David Foenkinos is a popular French author and screenwriter. Although he has already written about twenty novels, I only discovered him recently with Le Mystère Henri Pick, a fantastic novel on the world of books, writers, and publishers.
So I was thrilled to receive from Gallic Books his latest novel to be translated into English: The Martins, another excellent book on books.
From the get go (to the very last line actually), you feel inside a metafiction, like the French love to do: this is about an author who can’t find any inspiration to write his next novel, and so decides to go out in the street and choose the first person he meets as the main character of his next book.
The author and first person narrator of The Martins is never named, and you always wonder if it’s Foenkinos himself or not. Actually, he is and he isn’t.
Foenkinos loves to use real life as a basis of his novels, and he did choose one day the challenge to do exactly that: go out in the street, talk to people, and write his novel from there. Some characters in the book are real, some are fictional.
So the first person he meets is this old lady, Madeleine, who actually invites him right away to her apartment and who starts sharing about her life, her past occupations, and her first love.
From one thing to the next, he gets to know her daughter’s family (the Martins), and gets more and more involved in their life, with some unexpected consequences.
Along the way, the author also inserts some of his own life in his book.
Beside the fun plot –and fun it is, as Foenkinos did want to write a playful (“ludique” in French) book on the art and process of writing, as he often repeats in interviews– this is a wonderful reflection on authors, on their relationships with their characters (when authors write a book, and after it is published), on how to build a plot, on how to use material, on the mix between reality and fiction (the book cover is a great illustration of that), on genres to choose from.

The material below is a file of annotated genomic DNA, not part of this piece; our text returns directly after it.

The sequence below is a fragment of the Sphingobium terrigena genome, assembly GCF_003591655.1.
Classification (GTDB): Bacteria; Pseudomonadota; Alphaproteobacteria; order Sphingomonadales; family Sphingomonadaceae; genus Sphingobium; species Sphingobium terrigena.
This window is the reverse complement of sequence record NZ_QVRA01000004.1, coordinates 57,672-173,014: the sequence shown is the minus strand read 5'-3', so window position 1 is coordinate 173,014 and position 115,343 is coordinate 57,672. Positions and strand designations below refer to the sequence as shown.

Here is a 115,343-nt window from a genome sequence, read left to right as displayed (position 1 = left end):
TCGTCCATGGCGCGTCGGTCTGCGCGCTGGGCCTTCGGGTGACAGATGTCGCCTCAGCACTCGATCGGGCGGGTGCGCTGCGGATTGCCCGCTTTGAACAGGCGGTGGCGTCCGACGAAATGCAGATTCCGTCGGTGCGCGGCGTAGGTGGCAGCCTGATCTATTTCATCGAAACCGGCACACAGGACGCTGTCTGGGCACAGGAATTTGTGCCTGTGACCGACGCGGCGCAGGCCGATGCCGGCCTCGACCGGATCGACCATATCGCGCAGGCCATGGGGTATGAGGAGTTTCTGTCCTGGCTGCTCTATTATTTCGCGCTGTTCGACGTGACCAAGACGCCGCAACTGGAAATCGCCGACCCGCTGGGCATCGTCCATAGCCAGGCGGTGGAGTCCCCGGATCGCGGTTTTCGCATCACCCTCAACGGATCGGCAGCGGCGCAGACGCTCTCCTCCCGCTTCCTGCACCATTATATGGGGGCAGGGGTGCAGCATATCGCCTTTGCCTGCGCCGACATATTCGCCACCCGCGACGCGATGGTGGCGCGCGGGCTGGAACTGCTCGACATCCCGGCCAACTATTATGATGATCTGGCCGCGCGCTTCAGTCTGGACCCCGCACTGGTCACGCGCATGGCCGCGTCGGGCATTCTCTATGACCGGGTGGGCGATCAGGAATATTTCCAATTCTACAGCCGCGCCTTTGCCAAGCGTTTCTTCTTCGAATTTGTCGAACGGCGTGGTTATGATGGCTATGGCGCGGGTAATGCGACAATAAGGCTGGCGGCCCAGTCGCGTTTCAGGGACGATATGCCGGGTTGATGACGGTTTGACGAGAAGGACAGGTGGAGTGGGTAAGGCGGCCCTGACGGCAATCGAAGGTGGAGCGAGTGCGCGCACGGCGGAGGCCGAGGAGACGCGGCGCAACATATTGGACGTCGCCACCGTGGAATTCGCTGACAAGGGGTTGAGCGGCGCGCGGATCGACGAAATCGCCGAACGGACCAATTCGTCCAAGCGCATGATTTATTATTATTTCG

Any person you put in a book will start acting like a character in a novel.
It is also on what makes a good book, and how readers react to them.
And even more than that, it is a great social window on French society: from Patrick and his crazy boss, to the two teenagers of the family, with a picture perfect of young people and their trauma at that difficult age.
And there are references to other authors, like this hilarious passage on Milan Kundera!:
Besides, the book is peppered with interesting snippets of wisdom, such as:
It is the death of the unexpected that marks the true turning point of a life, the descent into old age.
Once again, we have to salute Gallic Books‘ great choice of works to make better known to English readers. The experienced and award winner Sam Taylor produced here a flowing and seamless translation.
VERDICT: Neat French metafiction on the world of books, authors, and characters, with insightful snapshots on social behaviors. Could life be as strange as fiction?
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In full compliance with FTC Guidelines, I received this book free of charge for review. I was in no way compensated for this post as a reviewer, and the thoughts are my own.